Be sure to explore all the links on this website to find out more about gender and development at Virginia Tech and the research projects with which the WGD Program is involved. The Resources section also provides several links to other WGD programs as well as international organizations working with gender and development, and more.
Selected Stories about our WGD program
Graduate Student Researches Gender Roles in the Bolivian Andes - Keri Agriesti, a Virginia Tech graduate student in geography, is studying the connection men and women who farm in Bolivia have with the soil. Agriesti works under Maria Elisa Christie, program director of Women in International Development. The work is a part of a gender component of the Sustainable Agriculture and Natural Resource Management Collaborative Research Support Program (SANREM CRSP), managed by Virginia Tech. Read more...
Summer Gender Workshop in Ghana to Reach 9,000 Farmers - The West African regional IPM CRSP project held a workshop in Tuobodom, Brong Ahafo Region, Ghana on gender roles and pesticide use in tomato farming, July 19-22, 2011. Facilitated by Maria Elisa Christie, Program Director of Women and Gender in International Development at Virginia Tech and lead researcher in the IPM CRSP Gender Global Theme, the workshop trained senior scientists from the Ghanian Crop Research Institute, agricultural extension agents, a member of Ghana's National Service, and a representative from the Ministry of Agriculture's Women in Agricultural Development program, 24 participants in all. The workshop's content is expected to reach 9,000 farmers in the extension agents' regions. Read more...
University program empowers women through gender workshop in Mali - The West Africa IPM CRSP regional program held a 4-day gender workshop in Mali from June 15-18. The workshop, "Gender, Participatory Research, and Technology Transfer," drew 30 researchers, extension agents, and representatives from institutions in West Africa that partner with the IPM CRSP. Read More...
Peanut CRSP Success Story: Women, Health, and Peanuts in Uganda - Learn how Christie's research in a Ugandan community in 2011 on peanuts and how the harvesting and processing of the crop might be tweaked for better results led to the publication of Farmers Stories from Kamuli.
Farmers' Stories From Kamuli - Women and men farmers from the Namwendwa Sub-County in the Kamuli District of Uganda have long depended on the groundnut (peanut) as a vital source of food and livelihood. It is central to their culture. This book raises awareness of the problems caused by aflatoxins in groundnut and other crops and suggests appropriate post-harvest practices to reduce their impact on health and nutrition. Farmers were asked to trace the path of the groundnut from field to plate. Here they describe their groundnut practices both before and after harvest. In addition to the personal farmer accounts, maps, and drawings, the book includes recipes, providing a rich appreciation of the importance of groundnut in everyday life in this region of the country. To download a printer-friendly copy of the book, use this link: Farmers' Stories From Kamuli (PDF, 3.04 MB).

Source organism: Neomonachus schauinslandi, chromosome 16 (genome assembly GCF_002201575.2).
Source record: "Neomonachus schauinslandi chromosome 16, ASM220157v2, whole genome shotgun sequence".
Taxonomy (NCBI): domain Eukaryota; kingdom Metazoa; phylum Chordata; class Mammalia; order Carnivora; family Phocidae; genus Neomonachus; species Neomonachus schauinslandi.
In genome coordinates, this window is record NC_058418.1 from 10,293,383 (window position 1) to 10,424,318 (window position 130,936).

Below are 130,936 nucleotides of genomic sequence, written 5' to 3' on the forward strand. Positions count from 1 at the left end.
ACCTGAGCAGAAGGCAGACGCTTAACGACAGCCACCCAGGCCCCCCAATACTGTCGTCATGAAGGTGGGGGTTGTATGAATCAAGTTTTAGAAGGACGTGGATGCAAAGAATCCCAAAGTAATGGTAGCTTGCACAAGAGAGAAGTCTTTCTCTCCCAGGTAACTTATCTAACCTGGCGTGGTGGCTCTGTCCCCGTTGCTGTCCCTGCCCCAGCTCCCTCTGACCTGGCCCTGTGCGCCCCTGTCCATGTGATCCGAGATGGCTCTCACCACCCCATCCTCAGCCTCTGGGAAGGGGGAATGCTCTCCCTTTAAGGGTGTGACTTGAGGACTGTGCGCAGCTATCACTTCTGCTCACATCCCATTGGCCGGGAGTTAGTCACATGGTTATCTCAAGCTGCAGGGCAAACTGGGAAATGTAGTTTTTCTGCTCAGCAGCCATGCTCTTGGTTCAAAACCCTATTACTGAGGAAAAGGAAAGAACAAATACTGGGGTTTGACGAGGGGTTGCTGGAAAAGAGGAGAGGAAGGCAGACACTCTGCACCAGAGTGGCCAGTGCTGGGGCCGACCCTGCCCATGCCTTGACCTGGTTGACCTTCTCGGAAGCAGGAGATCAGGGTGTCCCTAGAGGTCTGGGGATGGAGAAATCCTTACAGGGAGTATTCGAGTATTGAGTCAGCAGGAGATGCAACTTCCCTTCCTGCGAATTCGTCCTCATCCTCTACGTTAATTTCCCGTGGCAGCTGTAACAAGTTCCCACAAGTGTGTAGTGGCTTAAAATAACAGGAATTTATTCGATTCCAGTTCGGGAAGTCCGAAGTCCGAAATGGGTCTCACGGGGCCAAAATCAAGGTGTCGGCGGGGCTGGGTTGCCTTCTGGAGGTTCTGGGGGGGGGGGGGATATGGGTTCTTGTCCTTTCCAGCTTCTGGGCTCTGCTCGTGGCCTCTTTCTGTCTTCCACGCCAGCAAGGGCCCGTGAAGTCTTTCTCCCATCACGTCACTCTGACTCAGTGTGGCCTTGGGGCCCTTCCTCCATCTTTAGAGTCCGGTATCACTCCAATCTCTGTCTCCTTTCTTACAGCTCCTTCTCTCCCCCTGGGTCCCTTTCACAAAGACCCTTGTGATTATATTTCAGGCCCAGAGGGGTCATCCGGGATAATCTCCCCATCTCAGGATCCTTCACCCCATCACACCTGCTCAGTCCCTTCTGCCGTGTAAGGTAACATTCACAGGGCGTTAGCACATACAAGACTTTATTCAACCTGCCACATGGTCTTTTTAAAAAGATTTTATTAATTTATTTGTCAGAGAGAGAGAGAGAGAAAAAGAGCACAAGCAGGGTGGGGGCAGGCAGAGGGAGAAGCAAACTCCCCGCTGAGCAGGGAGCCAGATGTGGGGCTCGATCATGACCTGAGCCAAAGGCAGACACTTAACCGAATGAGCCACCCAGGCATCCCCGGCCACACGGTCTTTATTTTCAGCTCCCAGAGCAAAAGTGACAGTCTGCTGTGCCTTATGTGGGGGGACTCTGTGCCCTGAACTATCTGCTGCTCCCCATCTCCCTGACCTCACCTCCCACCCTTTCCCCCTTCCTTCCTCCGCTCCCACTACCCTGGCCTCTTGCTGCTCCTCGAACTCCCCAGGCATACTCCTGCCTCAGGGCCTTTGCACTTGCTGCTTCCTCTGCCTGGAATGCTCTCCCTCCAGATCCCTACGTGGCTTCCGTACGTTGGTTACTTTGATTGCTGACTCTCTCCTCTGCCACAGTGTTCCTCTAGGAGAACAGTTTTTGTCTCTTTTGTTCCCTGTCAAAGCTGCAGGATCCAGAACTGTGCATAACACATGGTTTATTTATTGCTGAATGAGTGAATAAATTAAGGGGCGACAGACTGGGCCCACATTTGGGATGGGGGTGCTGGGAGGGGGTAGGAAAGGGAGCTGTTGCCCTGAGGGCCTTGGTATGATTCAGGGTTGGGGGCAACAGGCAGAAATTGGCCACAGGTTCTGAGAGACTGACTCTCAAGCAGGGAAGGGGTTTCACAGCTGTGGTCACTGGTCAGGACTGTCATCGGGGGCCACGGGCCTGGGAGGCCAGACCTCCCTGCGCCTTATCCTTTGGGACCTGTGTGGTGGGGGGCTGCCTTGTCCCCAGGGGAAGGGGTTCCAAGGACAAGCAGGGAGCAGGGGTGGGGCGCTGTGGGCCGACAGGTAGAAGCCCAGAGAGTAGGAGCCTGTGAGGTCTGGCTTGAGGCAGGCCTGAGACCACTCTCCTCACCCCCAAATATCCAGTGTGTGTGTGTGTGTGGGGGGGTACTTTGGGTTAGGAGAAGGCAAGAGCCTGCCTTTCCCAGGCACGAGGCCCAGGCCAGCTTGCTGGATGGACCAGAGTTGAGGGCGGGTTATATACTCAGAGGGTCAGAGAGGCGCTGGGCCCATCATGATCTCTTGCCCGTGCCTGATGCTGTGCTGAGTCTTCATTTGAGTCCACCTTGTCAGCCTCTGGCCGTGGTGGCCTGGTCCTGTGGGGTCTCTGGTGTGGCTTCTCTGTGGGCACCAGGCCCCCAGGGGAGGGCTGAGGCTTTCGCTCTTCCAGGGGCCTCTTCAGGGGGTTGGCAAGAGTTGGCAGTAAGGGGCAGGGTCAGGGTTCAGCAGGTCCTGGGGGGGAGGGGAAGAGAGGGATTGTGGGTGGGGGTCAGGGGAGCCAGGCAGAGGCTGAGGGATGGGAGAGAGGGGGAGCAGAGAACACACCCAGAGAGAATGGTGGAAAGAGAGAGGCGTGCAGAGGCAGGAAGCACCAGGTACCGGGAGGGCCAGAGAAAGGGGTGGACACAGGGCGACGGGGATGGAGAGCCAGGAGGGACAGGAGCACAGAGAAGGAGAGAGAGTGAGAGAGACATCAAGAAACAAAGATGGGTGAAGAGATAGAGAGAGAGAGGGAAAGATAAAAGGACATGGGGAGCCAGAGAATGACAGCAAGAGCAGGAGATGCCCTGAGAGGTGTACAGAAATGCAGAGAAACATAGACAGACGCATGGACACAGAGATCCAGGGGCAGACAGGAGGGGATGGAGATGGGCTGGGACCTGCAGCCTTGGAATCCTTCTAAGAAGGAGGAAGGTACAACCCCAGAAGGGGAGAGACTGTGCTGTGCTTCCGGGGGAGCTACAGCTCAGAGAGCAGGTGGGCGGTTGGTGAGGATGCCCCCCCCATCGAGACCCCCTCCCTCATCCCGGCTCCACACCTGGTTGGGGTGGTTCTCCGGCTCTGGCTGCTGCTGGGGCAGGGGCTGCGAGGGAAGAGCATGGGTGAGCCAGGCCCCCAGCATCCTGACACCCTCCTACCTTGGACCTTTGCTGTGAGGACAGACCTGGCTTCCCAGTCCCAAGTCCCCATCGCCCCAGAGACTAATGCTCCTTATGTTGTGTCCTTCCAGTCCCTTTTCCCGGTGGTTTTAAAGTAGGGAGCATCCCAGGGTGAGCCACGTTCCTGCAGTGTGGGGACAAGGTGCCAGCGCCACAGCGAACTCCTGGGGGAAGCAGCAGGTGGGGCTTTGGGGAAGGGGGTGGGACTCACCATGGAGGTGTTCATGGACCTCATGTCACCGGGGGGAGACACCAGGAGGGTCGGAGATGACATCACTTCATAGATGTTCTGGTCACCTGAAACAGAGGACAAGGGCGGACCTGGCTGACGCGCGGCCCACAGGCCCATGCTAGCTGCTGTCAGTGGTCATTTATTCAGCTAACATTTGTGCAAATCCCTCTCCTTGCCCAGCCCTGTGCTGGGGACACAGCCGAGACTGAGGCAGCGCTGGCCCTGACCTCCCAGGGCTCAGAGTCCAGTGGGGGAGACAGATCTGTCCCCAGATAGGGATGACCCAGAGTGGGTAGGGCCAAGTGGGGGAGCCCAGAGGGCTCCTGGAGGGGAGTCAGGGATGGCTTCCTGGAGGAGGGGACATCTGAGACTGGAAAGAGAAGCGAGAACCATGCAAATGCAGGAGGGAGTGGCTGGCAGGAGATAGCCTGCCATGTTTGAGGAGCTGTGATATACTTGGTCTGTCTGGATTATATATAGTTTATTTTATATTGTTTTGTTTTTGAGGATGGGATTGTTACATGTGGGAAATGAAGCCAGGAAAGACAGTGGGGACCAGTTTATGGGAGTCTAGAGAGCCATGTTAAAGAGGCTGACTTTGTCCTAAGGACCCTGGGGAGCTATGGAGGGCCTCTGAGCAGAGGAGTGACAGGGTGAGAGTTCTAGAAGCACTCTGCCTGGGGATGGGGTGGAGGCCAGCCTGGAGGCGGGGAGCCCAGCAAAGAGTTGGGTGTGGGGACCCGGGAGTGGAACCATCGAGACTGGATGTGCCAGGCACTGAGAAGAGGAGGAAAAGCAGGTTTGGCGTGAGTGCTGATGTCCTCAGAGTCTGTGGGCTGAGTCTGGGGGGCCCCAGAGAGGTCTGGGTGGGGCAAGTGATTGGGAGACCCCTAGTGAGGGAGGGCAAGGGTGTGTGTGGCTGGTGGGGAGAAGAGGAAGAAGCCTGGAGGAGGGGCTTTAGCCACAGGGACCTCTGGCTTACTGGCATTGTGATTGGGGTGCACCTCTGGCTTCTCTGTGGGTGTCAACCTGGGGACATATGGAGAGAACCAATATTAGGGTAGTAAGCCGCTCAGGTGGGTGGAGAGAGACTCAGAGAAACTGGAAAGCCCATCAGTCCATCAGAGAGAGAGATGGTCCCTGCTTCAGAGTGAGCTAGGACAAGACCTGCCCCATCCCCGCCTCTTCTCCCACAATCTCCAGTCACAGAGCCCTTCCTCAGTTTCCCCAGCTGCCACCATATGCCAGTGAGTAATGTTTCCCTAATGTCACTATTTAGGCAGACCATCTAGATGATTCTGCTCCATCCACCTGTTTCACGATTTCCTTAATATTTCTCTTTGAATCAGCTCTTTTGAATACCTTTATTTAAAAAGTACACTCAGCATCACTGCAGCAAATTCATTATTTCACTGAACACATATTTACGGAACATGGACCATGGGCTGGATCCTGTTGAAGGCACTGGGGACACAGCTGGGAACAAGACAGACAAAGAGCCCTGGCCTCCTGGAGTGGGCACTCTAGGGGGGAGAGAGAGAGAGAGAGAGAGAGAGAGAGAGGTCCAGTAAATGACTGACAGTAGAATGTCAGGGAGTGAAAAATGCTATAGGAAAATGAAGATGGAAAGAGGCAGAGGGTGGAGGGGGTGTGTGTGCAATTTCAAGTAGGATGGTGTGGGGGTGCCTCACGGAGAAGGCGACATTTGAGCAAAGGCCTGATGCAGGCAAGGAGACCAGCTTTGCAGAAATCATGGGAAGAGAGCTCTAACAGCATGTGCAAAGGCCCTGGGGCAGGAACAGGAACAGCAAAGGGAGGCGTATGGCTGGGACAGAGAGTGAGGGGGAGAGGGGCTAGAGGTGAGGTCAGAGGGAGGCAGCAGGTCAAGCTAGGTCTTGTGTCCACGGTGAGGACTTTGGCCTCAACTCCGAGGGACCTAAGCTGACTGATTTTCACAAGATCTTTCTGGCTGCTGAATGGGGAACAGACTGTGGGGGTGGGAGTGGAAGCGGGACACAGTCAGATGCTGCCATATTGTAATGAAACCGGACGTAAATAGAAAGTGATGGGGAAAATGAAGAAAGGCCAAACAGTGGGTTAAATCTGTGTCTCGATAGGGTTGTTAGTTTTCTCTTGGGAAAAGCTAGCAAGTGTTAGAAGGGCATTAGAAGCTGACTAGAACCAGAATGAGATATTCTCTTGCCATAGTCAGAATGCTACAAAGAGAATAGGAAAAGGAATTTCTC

Central Asia Program Receives Gender Training - Members of the research team of the Central Asia Regional Integrated Pest Management Project attended the workshop "Training the Trainers: Gender and Participatory Methodologies in Agricultural Research," presented by Dr. Maria Elisa Christie on May 14. Participants were asked to consider the two basic questions of gender research: "How does gender affect our projects?" and "How do our projects affect gender?" To read the full story, visit Central Asia Program Receives Gender Training at the IPM CRSP website.
WGD Program Director Dr. Christie visits the University of Texas at Austin - Dr. Maria Elisa Christie recently traveled to Austin, Texas to address a departmental colloquium and explain how peanuts, an important part of the East African diet, can become contaminated with toxins and create a major public health challenge. She also spoke to a packed classroom of freshmen in the Latin American Environmental History and Sustainability course, discussing her trailblazing doctoral research on the spaces of food preparation in central Mexican culture. For more about her visit, read the full story at the News site for University of Texas at Austin's Geography Department (external link).